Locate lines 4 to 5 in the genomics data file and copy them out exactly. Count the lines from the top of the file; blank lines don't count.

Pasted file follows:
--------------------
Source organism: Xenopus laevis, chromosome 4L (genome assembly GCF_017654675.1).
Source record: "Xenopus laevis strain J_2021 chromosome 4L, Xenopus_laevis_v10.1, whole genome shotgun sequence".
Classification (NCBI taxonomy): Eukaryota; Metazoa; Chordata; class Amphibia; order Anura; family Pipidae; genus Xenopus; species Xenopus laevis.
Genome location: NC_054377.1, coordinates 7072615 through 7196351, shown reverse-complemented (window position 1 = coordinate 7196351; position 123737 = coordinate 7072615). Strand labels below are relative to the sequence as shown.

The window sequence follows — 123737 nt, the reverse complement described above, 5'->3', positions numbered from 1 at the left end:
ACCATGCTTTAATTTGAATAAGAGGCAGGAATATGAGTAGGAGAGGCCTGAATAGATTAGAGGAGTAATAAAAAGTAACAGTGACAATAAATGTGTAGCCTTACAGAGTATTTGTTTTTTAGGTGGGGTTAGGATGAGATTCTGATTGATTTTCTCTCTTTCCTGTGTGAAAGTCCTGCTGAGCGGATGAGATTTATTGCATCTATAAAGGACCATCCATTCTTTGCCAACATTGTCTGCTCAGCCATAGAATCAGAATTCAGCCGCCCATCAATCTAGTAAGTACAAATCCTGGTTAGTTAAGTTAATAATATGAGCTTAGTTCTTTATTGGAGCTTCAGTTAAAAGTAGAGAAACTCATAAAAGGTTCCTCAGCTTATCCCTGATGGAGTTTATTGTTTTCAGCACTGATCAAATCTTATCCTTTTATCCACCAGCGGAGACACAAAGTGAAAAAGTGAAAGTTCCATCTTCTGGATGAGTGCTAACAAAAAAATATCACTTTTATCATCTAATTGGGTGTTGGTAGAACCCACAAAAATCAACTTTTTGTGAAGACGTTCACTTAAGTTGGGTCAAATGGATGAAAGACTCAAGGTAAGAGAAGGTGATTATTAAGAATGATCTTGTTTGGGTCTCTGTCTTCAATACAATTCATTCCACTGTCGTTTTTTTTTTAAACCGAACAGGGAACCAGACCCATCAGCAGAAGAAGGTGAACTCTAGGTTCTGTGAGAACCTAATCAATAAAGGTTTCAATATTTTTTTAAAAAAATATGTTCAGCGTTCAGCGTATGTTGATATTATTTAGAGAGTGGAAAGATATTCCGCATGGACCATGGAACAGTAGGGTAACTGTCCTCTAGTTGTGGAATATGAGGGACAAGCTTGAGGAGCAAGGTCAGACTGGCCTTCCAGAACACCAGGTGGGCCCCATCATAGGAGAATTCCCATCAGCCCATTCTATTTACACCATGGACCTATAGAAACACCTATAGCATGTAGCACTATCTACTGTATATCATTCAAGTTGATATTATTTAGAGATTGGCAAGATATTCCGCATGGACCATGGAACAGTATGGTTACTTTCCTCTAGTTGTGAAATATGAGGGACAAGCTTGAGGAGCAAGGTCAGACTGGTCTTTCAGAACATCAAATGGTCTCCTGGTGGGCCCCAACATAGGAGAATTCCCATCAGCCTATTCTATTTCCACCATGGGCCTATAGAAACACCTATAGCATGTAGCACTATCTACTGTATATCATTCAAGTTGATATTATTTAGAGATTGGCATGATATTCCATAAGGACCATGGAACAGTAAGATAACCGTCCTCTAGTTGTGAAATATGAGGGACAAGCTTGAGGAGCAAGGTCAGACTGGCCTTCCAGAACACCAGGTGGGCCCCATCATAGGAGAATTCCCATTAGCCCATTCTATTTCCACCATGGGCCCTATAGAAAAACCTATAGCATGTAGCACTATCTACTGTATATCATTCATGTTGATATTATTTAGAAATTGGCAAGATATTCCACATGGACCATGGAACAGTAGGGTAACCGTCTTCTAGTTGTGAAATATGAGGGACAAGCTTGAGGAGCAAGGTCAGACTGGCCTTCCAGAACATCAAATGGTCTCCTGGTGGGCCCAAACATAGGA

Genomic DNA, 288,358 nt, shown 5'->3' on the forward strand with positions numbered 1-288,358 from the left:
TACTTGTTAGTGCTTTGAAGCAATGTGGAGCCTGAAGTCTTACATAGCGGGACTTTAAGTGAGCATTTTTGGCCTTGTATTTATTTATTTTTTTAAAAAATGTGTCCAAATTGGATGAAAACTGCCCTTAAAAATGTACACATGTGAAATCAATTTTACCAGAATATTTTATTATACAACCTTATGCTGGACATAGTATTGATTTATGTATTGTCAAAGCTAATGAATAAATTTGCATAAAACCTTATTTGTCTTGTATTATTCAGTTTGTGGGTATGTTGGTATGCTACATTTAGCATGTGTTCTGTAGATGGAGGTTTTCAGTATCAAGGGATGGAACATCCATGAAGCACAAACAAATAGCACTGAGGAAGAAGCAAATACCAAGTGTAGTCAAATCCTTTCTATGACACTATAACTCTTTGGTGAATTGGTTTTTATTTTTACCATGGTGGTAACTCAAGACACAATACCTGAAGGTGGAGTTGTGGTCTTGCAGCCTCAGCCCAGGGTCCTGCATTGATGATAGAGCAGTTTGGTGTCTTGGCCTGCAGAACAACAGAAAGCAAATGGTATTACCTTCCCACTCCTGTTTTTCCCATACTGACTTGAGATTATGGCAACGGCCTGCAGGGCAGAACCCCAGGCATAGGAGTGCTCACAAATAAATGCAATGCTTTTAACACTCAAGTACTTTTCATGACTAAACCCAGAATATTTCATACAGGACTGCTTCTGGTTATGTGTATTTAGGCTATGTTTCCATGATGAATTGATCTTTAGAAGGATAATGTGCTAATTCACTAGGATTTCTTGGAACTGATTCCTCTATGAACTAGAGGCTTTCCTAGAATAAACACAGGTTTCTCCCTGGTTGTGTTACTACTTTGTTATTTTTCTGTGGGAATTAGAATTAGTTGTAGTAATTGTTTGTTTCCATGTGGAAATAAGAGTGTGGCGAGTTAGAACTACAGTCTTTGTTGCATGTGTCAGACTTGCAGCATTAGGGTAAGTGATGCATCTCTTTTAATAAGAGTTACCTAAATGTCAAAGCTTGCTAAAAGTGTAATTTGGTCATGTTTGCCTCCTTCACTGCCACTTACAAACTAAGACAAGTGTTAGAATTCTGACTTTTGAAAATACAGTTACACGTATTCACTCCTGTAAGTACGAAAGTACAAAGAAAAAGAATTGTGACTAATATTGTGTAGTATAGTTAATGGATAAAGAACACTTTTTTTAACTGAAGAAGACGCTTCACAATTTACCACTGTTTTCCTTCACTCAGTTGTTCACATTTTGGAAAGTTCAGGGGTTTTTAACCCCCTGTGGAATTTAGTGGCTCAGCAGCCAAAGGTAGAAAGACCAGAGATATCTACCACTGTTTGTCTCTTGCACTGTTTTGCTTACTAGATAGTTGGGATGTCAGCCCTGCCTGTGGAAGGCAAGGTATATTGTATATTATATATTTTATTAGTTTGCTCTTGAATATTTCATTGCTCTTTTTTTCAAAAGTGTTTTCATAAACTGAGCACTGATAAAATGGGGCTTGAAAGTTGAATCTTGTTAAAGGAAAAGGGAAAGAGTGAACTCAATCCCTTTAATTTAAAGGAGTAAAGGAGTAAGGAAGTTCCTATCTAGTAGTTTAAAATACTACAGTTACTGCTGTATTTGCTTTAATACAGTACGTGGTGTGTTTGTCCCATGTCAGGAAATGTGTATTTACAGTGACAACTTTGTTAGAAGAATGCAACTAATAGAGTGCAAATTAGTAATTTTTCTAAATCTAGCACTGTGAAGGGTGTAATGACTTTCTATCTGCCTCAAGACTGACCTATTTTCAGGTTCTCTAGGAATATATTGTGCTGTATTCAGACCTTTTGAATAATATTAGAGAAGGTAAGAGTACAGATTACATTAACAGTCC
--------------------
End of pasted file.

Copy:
Genome location: NC_054377.1, coordinates 7072615 through 7196351, shown reverse-complemented (window position 1 = coordinate 7196351; position 123737 = coordinate 7072615). Strand labels below are relative to the sequence as shown.

The window sequence follows — 123737 nt, the reverse complement described above, 5'->3', positions numbered from 1 at the left end: